Subscribe to Christianity Today
Farther and Wilder: The Lost Weekends and Literary Dreams of Charles Jackson
496 pp., $30.00
Casey N. Cep
Write What You Know?
In 1944, the protagonist of a bestselling novel had this to say about F. Scott Fitzgerald, whose novels were already out of print: "People will be going back to Fitzgerald one day as they now go back to Henry James." The novel was Charles Jackson's The Lost Weekend.
Jackson adored Fitzgerald and took every opportunity—in novels, but also interviews, lectures, and reviews—to promote the late writer's reputation. Don Birnam, the alcoholic, aspirational writer whose five-day binge is at the center of Jackson's narrative, says that "Fitzgerald never swerves by a hair from the one rule that any writer worth his salt will follow: Don't write about anything you don't know anything about."
Jackson's first novel, The Lost Weekend was a compelling chronicle of alcoholism that hewed to its hero's rule to write what one knows, for which it was rewarded with sales in excess of 500,000 copies and an Academy Award-winning adaptation by director Billy Wilder. A touchstone of sorts for many years, this once celebrated book nevertheless slid into obscurity along with Jackson's other works. He is still awaiting the sort of afterlife enjoyed by his hero F. Scott Fitzgerald.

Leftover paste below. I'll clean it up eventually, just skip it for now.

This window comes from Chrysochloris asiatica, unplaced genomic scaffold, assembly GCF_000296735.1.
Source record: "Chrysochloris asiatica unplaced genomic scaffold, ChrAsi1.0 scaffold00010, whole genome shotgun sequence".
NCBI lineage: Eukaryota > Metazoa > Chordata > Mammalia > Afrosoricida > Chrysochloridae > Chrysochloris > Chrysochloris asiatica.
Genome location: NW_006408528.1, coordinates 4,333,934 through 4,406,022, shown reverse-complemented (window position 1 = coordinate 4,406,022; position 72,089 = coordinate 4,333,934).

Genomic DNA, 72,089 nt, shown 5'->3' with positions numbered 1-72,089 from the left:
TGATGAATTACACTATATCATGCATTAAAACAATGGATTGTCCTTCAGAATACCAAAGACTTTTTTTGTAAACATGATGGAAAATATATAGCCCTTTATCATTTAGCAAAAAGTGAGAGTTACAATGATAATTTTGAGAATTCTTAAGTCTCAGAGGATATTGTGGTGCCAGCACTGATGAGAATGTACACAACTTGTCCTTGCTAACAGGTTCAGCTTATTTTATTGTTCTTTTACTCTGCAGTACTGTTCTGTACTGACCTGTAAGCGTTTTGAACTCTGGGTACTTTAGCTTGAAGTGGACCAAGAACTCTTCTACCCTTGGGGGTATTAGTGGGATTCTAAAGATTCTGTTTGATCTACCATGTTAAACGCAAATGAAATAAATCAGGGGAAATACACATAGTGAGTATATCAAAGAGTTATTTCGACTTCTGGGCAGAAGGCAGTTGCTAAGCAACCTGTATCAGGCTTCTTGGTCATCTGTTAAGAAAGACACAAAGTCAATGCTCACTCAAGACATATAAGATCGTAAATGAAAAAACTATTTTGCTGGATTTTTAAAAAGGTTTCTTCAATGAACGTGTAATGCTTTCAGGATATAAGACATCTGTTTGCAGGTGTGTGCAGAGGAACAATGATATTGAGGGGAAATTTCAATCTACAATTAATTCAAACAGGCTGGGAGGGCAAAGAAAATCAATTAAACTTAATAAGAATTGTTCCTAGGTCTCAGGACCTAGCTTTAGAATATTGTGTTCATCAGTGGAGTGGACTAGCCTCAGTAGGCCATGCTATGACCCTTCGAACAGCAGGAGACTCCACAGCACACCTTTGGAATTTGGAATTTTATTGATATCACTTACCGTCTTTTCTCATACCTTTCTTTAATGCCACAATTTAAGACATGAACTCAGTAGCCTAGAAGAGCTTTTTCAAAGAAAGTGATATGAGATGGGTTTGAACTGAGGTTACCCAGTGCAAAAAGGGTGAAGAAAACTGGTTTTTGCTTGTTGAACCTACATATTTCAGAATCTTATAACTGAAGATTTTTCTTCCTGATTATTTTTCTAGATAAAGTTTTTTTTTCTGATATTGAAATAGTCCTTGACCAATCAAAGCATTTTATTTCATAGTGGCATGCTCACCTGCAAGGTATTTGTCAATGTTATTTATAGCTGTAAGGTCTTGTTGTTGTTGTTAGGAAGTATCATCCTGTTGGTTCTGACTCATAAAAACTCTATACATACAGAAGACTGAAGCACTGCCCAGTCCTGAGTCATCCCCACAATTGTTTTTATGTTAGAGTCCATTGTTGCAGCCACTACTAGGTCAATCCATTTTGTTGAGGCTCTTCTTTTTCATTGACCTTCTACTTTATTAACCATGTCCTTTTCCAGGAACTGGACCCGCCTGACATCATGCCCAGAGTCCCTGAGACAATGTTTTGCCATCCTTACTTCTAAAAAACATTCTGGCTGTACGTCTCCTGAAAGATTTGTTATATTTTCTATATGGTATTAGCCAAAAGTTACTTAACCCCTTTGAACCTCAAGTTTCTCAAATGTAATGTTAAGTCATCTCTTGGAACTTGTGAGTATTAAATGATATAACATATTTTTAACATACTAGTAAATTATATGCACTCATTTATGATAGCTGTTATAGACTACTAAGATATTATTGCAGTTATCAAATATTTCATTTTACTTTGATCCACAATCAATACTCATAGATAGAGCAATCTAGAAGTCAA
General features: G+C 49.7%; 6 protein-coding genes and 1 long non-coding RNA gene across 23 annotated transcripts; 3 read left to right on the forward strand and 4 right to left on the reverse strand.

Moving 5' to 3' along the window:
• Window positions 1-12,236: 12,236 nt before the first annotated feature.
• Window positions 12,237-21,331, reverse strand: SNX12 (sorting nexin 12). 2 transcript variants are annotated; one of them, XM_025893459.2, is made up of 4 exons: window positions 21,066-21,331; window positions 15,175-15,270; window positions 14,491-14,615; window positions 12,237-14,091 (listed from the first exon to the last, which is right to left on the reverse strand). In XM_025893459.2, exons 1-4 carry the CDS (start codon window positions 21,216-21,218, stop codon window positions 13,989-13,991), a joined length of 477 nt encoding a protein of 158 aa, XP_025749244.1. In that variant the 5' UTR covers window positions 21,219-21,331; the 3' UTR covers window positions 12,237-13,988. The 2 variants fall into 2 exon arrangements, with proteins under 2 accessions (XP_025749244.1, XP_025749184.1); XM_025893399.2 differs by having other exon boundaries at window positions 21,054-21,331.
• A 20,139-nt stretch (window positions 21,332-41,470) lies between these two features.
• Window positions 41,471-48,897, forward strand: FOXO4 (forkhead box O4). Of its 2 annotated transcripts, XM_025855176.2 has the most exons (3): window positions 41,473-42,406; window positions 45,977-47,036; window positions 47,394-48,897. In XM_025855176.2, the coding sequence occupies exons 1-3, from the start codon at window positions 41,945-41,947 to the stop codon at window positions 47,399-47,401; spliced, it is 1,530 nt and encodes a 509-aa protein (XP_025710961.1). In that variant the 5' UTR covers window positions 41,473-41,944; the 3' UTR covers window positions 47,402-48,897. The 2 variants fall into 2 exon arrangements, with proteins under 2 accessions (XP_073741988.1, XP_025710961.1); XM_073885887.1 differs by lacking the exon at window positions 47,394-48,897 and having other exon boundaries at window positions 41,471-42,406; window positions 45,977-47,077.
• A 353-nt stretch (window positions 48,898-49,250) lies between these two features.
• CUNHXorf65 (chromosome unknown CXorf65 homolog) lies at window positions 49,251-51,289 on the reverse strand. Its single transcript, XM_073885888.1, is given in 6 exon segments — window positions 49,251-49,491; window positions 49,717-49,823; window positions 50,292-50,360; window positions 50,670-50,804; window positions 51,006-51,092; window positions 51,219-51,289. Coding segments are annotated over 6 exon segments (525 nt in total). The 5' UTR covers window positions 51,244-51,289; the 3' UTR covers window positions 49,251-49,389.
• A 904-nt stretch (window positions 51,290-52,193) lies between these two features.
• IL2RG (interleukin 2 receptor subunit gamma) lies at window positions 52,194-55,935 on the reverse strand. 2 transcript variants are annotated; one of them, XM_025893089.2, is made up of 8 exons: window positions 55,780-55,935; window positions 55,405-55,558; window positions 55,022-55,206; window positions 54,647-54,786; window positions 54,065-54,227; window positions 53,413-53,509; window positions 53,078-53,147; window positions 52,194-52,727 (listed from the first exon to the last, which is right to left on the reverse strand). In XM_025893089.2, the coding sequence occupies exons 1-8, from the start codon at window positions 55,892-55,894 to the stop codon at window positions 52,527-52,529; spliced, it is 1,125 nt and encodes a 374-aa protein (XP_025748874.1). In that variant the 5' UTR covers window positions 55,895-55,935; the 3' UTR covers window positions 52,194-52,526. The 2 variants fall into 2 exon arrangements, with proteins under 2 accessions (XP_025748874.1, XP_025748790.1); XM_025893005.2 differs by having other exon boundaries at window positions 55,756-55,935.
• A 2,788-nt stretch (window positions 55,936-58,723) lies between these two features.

Blake Bailey's biography of Jackson will help to promote the author's posthumous reputation, as will reissues of The Lost Weekend and The Sunnier Side and Other Stories. Bailey, who wrote definitive biographies of Richard Yates and John Cheever, has found a niche for himself by tackling tortured alcoholic authors with a taste for suburbia.
Charles Jackson has much in common with Yates and Cheever, even if his work does not enjoy their popularity. Born in 1903 in Summit, New Jersey, Jackson spent most of his childhood in Newark, New York. Arcadia, as he called the small village in his fiction, was filled with thick wallets and thin skins. The Jackson children came of age in middle-class comfort until 1916, when Jackson's sixteen-year-old sister and four-year-old brother were killed in a train accident.